"I bet if I smashed that with a hammer it would sound like the future."
#4. The Dinosaurs in Jurassic Park Are Whales, Horses and Koala Bears
Obviously, no one knows what a dinosaur actually sounds like.
That being said, arguably most people's knowledge of dinosaurs comes courtesy of one film: Jurassic Park. That movie showed us all what dinosaurs looked like, how they moved and (most importantly for this article) what noises they made. That last part is the brainchild of one man, sound designer Gary Rydstrom.
Many scientists insisted that dinosaurs didn't really roar the way we might imagine them to, and more likely just made gurgling sounds, but Rydstrom saw how totally lame that was and decided that this time, science could go screw itself.
"Gurgles can suck it. The T. rex sounded like a freight train made of teeth."
The result was a library of dinosaur roars, screeches, grunts and snarls that has essentially become a scientific document in the popular consciousness.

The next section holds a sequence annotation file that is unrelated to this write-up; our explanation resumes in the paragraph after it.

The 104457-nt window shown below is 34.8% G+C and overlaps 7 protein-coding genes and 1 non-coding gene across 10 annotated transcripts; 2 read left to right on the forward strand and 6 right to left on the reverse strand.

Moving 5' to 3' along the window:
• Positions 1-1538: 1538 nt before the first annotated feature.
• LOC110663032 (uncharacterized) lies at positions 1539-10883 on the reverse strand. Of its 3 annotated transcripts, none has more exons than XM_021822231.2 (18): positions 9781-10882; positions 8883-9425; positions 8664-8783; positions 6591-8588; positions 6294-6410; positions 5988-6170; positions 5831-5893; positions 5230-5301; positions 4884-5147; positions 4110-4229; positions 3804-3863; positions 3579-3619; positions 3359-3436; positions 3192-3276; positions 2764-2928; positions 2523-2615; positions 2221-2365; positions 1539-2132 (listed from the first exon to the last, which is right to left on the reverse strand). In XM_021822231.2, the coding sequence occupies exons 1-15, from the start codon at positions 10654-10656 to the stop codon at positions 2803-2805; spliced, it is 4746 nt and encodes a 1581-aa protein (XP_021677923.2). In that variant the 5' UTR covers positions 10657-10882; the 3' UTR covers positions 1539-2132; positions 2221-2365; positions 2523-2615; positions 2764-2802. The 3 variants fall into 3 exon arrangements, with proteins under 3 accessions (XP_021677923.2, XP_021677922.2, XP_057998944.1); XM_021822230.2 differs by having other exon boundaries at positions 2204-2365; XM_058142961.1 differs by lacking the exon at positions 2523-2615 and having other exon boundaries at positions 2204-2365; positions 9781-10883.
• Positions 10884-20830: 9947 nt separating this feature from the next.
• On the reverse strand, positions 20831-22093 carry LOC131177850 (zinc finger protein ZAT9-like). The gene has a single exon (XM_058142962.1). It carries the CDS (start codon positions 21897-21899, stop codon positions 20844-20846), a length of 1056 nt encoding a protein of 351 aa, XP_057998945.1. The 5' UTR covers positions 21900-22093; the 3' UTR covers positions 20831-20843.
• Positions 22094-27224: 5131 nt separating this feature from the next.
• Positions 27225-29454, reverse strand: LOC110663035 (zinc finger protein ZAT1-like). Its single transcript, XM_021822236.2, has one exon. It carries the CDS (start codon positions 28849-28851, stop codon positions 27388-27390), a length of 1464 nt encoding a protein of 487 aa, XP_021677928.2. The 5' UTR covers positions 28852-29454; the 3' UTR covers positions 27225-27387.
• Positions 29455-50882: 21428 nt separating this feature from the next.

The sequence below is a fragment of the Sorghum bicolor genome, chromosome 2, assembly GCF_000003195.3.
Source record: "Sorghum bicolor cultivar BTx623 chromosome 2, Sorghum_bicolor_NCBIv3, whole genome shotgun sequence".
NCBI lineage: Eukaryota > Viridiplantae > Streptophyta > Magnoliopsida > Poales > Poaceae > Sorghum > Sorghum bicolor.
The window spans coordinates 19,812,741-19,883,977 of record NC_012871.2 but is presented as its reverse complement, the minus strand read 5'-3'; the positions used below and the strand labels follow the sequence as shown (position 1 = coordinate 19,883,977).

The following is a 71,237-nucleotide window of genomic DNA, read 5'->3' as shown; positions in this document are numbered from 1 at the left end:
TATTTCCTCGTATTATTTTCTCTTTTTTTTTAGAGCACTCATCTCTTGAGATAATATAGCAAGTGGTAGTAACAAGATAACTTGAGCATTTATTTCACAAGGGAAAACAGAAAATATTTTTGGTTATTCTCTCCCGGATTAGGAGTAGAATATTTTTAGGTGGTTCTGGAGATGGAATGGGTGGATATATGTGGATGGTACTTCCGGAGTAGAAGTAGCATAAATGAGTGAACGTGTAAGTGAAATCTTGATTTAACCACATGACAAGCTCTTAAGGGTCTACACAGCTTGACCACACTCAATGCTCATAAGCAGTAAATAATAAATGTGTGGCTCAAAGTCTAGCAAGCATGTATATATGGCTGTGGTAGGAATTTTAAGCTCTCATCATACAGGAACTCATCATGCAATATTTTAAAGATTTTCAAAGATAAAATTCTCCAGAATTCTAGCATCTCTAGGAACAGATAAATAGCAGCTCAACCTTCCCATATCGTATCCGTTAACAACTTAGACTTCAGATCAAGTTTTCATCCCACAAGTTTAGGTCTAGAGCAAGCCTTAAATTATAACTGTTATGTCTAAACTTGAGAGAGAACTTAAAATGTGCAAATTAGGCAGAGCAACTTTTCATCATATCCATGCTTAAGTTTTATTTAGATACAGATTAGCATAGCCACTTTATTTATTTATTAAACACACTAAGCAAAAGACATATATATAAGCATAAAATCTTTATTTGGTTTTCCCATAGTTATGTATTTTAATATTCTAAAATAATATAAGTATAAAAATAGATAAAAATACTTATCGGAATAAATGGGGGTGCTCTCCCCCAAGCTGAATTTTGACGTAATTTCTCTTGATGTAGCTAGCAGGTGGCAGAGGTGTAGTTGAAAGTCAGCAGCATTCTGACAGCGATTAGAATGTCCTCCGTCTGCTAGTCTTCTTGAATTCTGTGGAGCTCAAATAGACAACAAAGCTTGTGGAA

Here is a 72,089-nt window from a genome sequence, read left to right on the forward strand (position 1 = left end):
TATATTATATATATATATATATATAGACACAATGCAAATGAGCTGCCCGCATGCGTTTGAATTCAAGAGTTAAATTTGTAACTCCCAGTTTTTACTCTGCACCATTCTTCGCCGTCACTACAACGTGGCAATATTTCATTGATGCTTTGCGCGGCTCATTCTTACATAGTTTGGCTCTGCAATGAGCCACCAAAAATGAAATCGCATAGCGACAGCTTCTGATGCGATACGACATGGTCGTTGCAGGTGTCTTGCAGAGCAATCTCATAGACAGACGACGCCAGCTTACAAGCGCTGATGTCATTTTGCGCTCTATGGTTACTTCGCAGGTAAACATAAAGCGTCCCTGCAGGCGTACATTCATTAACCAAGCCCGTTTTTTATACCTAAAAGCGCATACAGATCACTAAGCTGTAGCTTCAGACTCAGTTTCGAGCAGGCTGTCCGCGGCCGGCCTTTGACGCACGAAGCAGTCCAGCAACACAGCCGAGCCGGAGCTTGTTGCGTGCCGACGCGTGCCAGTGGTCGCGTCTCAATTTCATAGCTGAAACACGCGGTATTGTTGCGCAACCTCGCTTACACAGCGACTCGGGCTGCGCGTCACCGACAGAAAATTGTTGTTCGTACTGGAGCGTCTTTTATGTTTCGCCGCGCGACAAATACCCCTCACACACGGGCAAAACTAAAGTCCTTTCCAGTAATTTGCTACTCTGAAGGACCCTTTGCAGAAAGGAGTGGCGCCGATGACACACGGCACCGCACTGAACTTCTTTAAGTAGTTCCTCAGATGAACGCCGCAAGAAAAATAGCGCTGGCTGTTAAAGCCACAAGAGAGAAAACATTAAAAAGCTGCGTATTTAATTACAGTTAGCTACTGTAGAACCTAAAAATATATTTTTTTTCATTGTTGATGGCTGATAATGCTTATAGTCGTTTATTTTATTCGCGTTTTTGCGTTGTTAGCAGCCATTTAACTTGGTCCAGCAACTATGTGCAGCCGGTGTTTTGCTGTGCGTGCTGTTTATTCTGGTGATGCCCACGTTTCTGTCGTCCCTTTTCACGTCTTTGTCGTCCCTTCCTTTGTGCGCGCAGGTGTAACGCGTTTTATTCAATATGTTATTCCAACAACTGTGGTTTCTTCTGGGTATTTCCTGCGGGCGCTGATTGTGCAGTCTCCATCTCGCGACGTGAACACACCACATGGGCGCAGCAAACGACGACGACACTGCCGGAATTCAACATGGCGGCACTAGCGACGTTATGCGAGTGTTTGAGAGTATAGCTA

Tasked with imagining the vocalizations of several distinct varieties of long-dead creatures with absolutely no frame of reference, Rydstrom started where you'd expect -- by recording some contemporary dangerous animals and tweaking the sounds. But it wasn't as simple as "record a lion and make it more dinosaury." It was much more insane. Take the most iconic dinosaur from the film, the Tyrannosaurus rex:
There are about a half a dozen animals involved in his "voice": a whale (for the breathing), lions, alligators and tigers (for the low frequencies of roaring), an elephant (his primary, gut-busting roar) and a freaking koala (for the grunting).
Seriously. Check out this video and listen to the similarities:
The part where T. rex eats the lawyer off the toilet? That visceral chomping sound is a horse eating a corncob. The raptors breathing? That's the same horse, just relaxing. And later on, when T. rex bursts into that clearing like the Kool-Aid Man and eats a gallimimus? That sound is another horse, a female in heat screaming at a nearby stallion, because it is completely reasonable to assume that giant lizard monsters made noises like that.